Mar. 11 2008 12:02 PM
ab

#64

How many would want their children to be a janitor? I'm sure you can think of many occupations that parents wouldn't necessarily want their child to choose. Not sure if that point proves anything...

hell...I'm an artist. A lot of parents wouldn't want their children to choose that....so that means going into the arts is bad? What parents would want isn't much of a standard, otherwise we should ALL be doctors and lawyers and that's it!

Mar. 11 2008 12:01 PM
Stanley from Manhattan

The "Swedish model" of criminalizing only the pimps and johns would suppress reporting of suspected sex trafficking. It gives the johns a strong incentive to keep quiet, as if they were conspiring with pimps who use coercion against sexworkers.

Mar. 11 2008 12:01 PM
Sean Pisano from Brooklyn

No one is really talking about the money. Thats what motivates everything here. Imagine your a women and you can make 20 an hour as a sectary and have men slobber all over you or you could make 100 and hour dancing on a pole.

Mar. 11 2008 12:00 PM
er from NYC

Slavery has also always existed. That's bogus that just because it's always existed, it still should. Murder has also existed, murder-for-hire, incest, polygamy have all existed since the beginning of time.

The easy way to check the sincerity of "choice" is to ask these pro-prostitution people, "Would you want your daughter to become a prostitute?" If you say yes, then wow. We really do disagree on the issue. I would *not8 want my daughter being a prostitute. It's unsafe psychologically and physically.

It's a false "choice," since most prostitutes have no other career path, and one that most balanced middle- to upper-class women would not choose.

Mar. 11 2008 11:59 AM
barry from manhattan

They should just get married.
Then you can get bossed around for free!

Mar. 11 2008 11:59 AM
Paulo from Paterson, New Jersey

It doesn't legitamize the organized crime, drugs and trafficking... it undercuts them.

And realize that we're not talking about instances of forced sexual acts. That's unacceptable has to always be illegal.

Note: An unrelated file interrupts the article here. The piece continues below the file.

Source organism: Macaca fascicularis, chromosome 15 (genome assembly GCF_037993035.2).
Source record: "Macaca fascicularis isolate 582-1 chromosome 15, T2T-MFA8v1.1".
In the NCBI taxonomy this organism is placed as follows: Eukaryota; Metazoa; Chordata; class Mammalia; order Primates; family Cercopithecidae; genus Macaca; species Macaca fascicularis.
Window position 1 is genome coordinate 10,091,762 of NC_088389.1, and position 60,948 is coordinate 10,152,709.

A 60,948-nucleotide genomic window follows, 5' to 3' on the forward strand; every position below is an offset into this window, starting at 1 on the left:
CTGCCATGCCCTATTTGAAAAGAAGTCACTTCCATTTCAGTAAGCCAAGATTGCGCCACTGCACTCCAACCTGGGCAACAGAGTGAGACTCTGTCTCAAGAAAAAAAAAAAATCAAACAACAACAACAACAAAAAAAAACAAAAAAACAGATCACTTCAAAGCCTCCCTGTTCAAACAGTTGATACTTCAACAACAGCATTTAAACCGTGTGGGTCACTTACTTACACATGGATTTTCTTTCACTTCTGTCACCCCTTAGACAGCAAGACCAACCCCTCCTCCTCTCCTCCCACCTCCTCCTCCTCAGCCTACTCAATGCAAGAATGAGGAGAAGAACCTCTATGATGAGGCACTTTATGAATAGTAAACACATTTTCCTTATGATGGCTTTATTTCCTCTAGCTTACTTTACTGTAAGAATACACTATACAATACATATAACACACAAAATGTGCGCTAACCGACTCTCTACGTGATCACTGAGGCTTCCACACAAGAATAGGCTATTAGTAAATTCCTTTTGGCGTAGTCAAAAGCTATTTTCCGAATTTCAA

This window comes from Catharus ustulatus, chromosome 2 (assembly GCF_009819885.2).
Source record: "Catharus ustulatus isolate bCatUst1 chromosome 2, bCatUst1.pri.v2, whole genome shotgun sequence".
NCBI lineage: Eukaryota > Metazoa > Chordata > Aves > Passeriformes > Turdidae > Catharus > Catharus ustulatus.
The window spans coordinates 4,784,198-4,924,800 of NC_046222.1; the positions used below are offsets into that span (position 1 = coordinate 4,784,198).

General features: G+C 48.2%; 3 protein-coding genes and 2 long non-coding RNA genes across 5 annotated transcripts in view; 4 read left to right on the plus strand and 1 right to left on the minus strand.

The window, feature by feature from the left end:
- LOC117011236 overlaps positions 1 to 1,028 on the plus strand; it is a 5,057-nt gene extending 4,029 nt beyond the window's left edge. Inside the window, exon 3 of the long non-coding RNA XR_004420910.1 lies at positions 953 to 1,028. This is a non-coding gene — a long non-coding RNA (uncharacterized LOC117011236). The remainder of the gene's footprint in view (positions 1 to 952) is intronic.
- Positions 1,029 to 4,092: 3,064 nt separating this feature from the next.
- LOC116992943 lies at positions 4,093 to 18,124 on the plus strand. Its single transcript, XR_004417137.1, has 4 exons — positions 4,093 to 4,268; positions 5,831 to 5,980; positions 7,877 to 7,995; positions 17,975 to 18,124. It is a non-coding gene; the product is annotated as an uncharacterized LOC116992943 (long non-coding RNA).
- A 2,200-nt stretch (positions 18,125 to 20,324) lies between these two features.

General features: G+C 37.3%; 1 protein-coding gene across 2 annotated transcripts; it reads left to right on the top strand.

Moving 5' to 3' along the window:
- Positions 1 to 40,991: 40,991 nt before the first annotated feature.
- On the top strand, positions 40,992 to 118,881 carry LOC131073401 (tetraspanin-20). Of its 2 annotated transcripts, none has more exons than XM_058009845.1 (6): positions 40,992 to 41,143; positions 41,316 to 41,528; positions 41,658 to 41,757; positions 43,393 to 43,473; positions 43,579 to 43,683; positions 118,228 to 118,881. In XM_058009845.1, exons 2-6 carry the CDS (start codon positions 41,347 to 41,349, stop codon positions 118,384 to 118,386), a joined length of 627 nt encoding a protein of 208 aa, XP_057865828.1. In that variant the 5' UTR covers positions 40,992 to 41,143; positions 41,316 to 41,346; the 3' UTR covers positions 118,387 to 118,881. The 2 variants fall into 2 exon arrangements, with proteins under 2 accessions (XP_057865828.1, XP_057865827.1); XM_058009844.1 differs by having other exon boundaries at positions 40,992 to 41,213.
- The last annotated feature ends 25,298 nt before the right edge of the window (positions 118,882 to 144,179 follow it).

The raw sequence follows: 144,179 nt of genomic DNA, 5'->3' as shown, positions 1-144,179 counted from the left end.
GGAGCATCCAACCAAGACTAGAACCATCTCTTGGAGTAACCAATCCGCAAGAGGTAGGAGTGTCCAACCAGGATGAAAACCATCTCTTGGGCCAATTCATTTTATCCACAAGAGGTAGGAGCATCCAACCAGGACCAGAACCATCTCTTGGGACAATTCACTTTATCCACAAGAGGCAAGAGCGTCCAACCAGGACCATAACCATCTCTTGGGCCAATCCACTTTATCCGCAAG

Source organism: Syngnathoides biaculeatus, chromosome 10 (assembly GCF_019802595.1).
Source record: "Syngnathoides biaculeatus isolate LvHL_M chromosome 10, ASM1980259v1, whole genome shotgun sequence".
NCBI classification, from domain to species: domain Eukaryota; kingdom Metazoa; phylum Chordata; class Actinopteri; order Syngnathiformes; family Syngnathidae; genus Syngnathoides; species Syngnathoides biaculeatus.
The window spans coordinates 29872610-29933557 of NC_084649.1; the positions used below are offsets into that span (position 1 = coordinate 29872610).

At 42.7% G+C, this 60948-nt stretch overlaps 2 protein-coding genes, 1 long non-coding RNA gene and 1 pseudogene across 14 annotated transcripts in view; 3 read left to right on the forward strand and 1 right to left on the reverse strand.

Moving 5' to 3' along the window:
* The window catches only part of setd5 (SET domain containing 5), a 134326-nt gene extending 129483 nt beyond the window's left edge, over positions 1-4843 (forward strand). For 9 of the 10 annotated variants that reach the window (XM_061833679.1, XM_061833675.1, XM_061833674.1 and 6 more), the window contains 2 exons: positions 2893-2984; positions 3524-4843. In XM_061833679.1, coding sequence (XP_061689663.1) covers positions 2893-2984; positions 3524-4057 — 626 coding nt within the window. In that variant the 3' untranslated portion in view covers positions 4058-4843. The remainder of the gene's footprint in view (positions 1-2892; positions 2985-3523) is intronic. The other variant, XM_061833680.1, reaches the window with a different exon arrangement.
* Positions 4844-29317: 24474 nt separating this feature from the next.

But if we legalize it for people who want to participate in it, then we can focus on the much smaller group that will engage in criminal acts such as forced prostitution.

Think about this: how do we feel about sex? Most women who are against prostitution tend to be in favor of women's sexual freedom letting them have sex with who they want when they want. Most of society is accepting of the buying and selling of goods. But somehow, when these two things are put together, we start foaming at the mouth. Why?

Mar. 11 2008 11:59 AM
criminalization from new york city

we need to stop marginalizing people for choices that do not hurt others. A woman becomes a much bigger victim if she is not protected. Prostitution needs to be legal but there should also be organizations set up to help women get out of the trade if they want to. They should also have access to protection both physical and mental. Look at Germany as a model, Prostitution is legal there and I don't think German women are any more 'oppressed' or 'degraded' than American women, in fact it might be the otehr way around.

Mar. 11 2008 11:59 AM
David from Brooklyn

The funny thing about the Feds spending time & resources on Emperors Club VIP. Anyone who looks at "Erotic Services" on Craigslist or TheEroticReview.com will find hundreds of protitutes advertising themselves blatantly.

I have met some of these women and I know one young woman who is, without doubt, a recent graduate of Columbia who has other choices but loves sex and thinks getting $300 an hour for it is fine.

Mar. 11 2008 11:58 AM
Joan from Williamsburg

There was a time when women's career "choices" were constrained to nurse, teacher, or nun. With feminism and freedom should come the choice of ANY profession. Do we look down on male strippers and models the same way? They're selling their bodies too.

Mar. 11 2008 11:58 AM
Owen from Rochester